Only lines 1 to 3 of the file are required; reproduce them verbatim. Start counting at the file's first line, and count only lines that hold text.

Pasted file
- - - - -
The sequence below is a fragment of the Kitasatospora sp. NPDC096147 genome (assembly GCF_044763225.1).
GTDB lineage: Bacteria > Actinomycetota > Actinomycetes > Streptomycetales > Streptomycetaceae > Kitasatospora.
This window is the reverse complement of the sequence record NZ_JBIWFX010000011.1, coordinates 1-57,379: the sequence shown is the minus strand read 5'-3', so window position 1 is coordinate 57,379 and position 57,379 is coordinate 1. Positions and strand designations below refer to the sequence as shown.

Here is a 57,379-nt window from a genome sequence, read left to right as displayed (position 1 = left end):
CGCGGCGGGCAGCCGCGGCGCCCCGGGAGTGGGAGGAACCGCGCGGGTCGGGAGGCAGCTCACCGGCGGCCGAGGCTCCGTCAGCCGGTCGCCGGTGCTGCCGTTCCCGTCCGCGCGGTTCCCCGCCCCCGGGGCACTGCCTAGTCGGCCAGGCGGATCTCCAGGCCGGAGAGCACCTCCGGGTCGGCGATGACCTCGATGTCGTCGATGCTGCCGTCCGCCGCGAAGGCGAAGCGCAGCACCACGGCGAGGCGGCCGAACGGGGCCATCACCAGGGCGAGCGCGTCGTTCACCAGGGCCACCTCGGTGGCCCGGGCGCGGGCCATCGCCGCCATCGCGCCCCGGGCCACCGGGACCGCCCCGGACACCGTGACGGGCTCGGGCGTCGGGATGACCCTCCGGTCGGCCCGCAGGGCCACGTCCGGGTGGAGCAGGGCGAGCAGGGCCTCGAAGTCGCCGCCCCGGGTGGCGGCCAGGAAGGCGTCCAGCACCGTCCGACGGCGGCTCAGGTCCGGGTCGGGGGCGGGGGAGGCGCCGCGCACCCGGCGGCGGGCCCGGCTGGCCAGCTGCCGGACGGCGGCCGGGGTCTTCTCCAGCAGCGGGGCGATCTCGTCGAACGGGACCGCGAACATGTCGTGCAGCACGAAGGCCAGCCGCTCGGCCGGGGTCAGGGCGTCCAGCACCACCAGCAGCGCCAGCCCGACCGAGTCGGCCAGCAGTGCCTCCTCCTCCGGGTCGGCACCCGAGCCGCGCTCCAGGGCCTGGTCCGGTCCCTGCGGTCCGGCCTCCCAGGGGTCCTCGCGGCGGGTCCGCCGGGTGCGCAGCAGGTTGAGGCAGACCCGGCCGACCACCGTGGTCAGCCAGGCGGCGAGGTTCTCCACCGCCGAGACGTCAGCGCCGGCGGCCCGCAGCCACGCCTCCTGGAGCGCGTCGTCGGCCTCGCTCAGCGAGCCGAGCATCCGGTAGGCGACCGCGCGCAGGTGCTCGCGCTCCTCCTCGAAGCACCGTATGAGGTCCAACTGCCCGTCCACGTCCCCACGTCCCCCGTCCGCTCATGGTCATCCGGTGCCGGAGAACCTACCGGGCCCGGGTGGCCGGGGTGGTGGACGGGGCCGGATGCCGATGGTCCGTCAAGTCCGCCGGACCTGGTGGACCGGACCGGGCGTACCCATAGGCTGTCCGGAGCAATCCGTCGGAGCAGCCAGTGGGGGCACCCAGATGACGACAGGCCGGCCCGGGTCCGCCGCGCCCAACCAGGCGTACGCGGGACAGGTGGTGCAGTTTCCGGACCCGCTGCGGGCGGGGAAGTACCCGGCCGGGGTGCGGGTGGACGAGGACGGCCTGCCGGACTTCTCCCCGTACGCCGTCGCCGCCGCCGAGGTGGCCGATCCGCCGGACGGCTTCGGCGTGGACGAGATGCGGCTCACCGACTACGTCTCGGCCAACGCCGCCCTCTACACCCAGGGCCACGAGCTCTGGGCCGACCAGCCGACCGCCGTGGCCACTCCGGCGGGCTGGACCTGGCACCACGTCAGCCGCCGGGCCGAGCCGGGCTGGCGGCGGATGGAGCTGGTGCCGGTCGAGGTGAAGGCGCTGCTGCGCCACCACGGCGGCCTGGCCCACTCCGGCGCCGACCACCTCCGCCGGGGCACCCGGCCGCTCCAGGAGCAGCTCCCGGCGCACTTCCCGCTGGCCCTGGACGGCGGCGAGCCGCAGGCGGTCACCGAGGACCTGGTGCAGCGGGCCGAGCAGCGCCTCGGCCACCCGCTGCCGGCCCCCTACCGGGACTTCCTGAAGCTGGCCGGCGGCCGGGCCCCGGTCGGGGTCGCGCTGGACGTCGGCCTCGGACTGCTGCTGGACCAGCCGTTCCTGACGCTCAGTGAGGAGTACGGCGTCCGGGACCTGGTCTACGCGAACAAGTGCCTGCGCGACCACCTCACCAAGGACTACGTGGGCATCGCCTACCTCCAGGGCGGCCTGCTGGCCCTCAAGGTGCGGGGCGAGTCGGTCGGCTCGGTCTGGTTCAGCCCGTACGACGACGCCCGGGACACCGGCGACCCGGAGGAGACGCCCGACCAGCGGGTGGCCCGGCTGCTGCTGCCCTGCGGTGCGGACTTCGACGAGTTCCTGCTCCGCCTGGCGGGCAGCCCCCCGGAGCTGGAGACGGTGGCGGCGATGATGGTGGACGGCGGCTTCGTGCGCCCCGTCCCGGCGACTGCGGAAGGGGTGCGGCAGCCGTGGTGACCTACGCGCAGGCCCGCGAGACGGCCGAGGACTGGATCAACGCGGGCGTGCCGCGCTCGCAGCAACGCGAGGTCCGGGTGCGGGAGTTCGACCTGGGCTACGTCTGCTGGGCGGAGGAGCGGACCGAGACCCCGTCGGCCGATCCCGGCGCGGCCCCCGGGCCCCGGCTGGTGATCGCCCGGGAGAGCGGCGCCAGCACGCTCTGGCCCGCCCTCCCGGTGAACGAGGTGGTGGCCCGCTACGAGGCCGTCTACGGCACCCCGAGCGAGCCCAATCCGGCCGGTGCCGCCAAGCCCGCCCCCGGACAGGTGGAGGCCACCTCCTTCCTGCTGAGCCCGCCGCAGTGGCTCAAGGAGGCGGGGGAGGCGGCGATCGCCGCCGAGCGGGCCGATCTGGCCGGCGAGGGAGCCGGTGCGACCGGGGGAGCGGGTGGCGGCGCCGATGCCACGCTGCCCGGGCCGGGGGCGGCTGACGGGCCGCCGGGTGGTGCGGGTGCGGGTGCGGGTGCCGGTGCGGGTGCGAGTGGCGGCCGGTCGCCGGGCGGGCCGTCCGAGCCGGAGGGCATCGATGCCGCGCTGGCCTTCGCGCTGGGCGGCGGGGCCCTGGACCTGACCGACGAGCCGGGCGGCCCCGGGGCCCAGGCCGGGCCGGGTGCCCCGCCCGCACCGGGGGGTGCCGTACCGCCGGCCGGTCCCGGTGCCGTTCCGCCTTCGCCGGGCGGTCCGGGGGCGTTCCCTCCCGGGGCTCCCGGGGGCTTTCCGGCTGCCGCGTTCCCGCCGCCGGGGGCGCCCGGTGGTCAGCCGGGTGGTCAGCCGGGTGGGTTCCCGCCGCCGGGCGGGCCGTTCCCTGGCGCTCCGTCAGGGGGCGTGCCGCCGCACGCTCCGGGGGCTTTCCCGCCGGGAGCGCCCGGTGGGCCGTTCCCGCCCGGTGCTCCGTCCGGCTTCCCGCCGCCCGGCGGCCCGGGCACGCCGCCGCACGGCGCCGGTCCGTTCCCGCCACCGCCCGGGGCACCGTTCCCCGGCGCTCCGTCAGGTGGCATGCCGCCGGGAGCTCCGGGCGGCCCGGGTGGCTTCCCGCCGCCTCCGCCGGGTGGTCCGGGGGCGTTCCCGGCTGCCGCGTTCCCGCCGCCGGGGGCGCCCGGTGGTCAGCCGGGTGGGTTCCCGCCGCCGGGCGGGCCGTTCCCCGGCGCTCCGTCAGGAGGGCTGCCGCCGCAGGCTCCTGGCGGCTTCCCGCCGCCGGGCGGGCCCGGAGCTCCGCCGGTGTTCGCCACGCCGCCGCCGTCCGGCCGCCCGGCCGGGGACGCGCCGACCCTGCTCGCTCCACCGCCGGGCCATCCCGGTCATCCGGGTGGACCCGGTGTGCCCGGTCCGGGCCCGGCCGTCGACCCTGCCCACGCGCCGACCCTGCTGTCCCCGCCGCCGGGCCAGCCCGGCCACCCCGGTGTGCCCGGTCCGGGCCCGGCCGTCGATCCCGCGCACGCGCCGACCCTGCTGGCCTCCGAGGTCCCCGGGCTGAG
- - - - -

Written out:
The sequence below is a fragment of the Kitasatospora sp. NPDC096147 genome (assembly GCF_044763225.1).
GTDB lineage: Bacteria > Actinomycetota > Actinomycetes > Streptomycetales > Streptomycetaceae > Kitasatospora.
This window is the reverse complement of the sequence record NZ_JBIWFX010000011.1, coordinates 1-57,379: the sequence shown is the minus strand read 5'-3', so window position 1 is coordinate 57,379 and position 57,379 is coordinate 1. Positions and strand designations below refer to the sequence as shown.